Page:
THERE were tears, shouts of anger and allegations that wind turbines were affecting everything from dogs to property prices.
The chairs were all taken as close to 60 Macarthur district residents crowded into a local woolshed on Thursday night to voice anger against the giant wind farm they say is causing insomnia and a raft of other health problems.
Three Moyne Shire councillors sat solemnly behind a table listening to the complaints, which ranged from the heartfelt to the bizarre.
Residents are desperately trying to convince council and others that wind turbine sickness isn’t a psychological oddity as suggested by academics.
Neither the health community or the government say there is any evidence supporting their claims.
But at least a dozen people described waking up in the early hours suffering from vibrations and dizziness, which they claim is being caused by the giant AGL-operated wind energy plant near Macarthur.
It is the largest of its kind in the southern hemisphere and has been fully operational since January this year.
Farmer Ron Jelbart said he regularly had to leave his home to sleep in Hamilton.
“Something is there that we cannot understand, that we cannot live with,” he said.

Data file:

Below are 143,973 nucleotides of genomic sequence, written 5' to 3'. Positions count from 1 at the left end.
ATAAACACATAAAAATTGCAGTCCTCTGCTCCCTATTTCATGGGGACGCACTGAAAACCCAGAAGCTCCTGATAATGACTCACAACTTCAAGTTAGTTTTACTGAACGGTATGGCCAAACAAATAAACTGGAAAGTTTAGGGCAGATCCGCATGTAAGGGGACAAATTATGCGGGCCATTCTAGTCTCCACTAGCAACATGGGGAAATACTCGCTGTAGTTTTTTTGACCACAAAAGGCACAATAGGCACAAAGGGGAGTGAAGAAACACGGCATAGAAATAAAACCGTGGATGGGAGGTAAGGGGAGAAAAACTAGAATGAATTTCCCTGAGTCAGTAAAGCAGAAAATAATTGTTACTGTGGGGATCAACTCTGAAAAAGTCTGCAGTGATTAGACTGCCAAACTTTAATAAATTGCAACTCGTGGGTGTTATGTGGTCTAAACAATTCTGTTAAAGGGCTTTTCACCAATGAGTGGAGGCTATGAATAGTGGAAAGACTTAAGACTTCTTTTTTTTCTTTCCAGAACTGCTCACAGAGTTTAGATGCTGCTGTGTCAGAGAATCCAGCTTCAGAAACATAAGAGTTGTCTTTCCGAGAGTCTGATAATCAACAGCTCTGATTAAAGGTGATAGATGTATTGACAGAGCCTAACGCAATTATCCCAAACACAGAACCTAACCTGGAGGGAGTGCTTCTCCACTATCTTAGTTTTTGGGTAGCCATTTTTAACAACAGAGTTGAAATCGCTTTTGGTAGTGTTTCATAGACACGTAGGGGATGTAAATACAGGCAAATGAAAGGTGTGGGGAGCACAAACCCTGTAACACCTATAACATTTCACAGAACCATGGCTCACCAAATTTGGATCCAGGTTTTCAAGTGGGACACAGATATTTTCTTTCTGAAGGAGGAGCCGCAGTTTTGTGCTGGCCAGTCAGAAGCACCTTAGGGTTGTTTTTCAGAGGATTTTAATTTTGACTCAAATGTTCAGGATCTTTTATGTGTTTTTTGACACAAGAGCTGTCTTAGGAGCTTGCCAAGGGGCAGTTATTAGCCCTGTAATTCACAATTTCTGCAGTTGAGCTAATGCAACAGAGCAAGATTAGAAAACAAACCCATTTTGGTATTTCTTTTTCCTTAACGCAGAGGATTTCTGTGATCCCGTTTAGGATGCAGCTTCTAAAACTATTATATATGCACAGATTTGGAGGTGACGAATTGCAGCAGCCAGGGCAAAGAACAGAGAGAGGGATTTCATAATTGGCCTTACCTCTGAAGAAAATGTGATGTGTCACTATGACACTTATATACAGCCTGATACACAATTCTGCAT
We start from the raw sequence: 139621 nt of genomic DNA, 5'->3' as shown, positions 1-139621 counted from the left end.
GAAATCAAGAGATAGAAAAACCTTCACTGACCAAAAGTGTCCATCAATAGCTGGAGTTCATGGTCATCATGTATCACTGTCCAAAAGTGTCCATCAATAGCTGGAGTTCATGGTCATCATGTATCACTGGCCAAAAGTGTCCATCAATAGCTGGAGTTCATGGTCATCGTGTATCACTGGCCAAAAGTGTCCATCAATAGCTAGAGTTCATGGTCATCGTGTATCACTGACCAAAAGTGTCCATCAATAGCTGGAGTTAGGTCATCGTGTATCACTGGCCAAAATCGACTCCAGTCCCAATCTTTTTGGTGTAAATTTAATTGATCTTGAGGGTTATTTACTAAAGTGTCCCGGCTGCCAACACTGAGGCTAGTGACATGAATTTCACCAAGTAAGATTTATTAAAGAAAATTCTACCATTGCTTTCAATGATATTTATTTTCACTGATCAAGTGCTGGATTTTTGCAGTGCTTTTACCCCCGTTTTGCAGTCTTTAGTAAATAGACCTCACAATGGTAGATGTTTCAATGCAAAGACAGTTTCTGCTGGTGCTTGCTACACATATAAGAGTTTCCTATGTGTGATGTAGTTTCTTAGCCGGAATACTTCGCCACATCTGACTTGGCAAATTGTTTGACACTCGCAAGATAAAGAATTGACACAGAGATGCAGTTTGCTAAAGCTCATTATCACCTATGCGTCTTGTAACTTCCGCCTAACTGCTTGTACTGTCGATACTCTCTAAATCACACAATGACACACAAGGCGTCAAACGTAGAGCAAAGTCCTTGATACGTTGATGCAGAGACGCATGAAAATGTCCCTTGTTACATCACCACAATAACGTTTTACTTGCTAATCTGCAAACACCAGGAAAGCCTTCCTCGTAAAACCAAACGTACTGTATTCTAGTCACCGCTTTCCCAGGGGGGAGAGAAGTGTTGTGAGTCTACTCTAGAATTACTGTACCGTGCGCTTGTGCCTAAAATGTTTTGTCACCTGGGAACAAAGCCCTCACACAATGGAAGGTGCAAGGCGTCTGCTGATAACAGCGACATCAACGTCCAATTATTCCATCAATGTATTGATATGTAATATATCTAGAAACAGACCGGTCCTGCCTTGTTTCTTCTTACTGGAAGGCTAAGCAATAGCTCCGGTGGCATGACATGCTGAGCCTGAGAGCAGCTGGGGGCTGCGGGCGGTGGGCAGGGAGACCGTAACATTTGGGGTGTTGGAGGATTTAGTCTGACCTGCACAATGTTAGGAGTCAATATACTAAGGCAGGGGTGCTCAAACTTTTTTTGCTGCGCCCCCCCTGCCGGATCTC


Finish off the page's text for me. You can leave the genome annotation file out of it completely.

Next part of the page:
Resident Maria Linke made an emotional plea to councillors to take up their cause.
“I’ve got a family of six — we can hear the turbines over the television at normal volume,” she said.
“Don’t just fob us off to the state and federal government.”
The residents had two main demands — fund an acoustics study focusing solely on Macarthur’s three-megawatt turbines and complete a health report detailing the problems.
Jan Heathrington, the owner of a fine glass studio and property where the meeting was held, said she had spent thousands of dollars trying to prove infrasound — sub-audible noise — had increased, leading to headaches and nausea.
“I paid $10,000 for testing in my own home,” she said.
“I’m getting terribly impacted.
‘‘I wake up four or five times each night.
‘‘I’ll wake up with vibrations in my body and my eyes are wobbly.
“If you’re making good money out of the rates from the wind farm, can that money be used for independent testing?”
Mayor Jim Doukas, who managed to keep the room onside, promised that council officers would meet with residents and compile complaints into a report to take to council. But there was little support for an acoustics study.
Cr James Purcell said Moyne council risked duplicating a study planned by the federal Coalition into the health effects.
“I won’t spend thousands of dollars in council money — your rates — on something they’re going to do,” he said.
A representative for Wannon MP Dan Tehan said a study was among the first things Mr Tehan had raised in Canberra since the election.
Cr Doukas went as far to say that he didn’t personally like AGL.
The council is still trying to recover millions for damaged roads from the company.
“We’ve still got problems with AGL,” Cr Doukas said.
‘‘They’re not very nice people to deal with.’’
Concerns were also raised over three wind farms planned for Penshurst, Willatook and Hawkesdale.
The number of turbines operating in the region could surpass 600 if all three go ahead.
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